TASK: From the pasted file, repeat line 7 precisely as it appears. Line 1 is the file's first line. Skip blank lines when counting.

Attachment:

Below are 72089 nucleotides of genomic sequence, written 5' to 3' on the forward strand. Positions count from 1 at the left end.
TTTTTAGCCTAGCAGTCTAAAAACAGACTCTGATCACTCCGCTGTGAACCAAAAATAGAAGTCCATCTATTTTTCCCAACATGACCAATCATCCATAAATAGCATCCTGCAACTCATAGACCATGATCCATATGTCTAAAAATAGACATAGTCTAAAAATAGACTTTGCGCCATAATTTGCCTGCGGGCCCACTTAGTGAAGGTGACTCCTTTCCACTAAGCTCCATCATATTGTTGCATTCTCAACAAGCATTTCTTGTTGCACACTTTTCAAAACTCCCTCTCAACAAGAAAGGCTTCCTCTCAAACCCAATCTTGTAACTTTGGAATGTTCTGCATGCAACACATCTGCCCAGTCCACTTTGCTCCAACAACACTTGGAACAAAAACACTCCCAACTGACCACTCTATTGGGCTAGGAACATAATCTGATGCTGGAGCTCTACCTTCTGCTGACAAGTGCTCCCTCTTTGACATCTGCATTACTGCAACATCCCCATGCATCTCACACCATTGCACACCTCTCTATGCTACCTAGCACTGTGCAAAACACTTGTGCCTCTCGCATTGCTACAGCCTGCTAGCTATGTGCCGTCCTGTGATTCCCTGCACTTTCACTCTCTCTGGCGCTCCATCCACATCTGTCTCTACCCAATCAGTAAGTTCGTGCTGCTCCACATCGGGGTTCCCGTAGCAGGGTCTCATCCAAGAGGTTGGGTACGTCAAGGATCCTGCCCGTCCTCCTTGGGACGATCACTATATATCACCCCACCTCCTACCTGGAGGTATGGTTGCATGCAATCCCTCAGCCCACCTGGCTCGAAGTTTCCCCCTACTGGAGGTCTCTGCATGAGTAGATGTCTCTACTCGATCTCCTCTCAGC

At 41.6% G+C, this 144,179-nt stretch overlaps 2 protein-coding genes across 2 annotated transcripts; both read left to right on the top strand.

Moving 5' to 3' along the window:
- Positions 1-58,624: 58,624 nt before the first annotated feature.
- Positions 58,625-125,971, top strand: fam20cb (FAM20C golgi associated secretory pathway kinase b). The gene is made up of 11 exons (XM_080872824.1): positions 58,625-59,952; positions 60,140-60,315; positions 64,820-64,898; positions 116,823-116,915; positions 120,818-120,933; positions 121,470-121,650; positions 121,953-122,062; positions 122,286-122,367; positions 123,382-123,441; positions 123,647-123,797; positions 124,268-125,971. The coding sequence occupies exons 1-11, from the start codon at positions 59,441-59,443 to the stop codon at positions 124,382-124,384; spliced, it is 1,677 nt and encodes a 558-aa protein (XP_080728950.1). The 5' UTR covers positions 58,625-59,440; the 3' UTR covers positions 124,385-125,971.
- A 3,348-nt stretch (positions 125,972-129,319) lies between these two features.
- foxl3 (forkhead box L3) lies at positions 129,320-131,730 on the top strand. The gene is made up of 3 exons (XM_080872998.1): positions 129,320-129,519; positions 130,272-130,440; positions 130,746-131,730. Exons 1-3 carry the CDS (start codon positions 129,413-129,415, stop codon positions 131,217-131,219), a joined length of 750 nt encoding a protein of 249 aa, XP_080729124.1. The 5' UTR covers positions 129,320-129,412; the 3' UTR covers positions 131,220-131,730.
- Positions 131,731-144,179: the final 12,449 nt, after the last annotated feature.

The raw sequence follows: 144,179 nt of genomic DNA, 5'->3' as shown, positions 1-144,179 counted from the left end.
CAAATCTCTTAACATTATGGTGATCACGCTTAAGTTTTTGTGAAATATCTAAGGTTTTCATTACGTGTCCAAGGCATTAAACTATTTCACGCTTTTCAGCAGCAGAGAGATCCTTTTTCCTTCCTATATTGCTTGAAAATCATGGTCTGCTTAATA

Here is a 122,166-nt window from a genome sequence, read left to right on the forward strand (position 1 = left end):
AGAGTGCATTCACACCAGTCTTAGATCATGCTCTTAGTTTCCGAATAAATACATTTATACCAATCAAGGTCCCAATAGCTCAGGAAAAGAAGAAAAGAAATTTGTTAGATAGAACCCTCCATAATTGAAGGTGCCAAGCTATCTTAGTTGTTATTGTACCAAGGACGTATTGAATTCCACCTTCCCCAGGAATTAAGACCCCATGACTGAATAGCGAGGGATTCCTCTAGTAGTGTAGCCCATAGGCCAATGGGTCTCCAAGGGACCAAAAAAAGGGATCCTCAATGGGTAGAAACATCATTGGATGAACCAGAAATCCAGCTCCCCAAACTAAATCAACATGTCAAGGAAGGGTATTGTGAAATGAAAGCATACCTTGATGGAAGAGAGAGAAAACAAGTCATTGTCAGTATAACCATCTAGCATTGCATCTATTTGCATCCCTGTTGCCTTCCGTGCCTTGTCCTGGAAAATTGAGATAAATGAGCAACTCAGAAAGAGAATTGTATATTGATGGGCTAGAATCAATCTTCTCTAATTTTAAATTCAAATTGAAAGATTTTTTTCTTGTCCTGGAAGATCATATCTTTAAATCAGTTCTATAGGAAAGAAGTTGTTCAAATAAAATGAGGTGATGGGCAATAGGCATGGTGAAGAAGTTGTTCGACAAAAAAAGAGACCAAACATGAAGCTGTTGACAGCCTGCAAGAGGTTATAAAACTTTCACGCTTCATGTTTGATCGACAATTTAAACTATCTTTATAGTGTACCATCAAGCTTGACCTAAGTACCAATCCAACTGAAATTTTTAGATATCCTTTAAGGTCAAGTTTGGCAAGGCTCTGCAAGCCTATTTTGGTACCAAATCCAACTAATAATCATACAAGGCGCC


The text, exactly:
- A 3,348-nt stretch (positions 125,972-129,319) lies between these two features.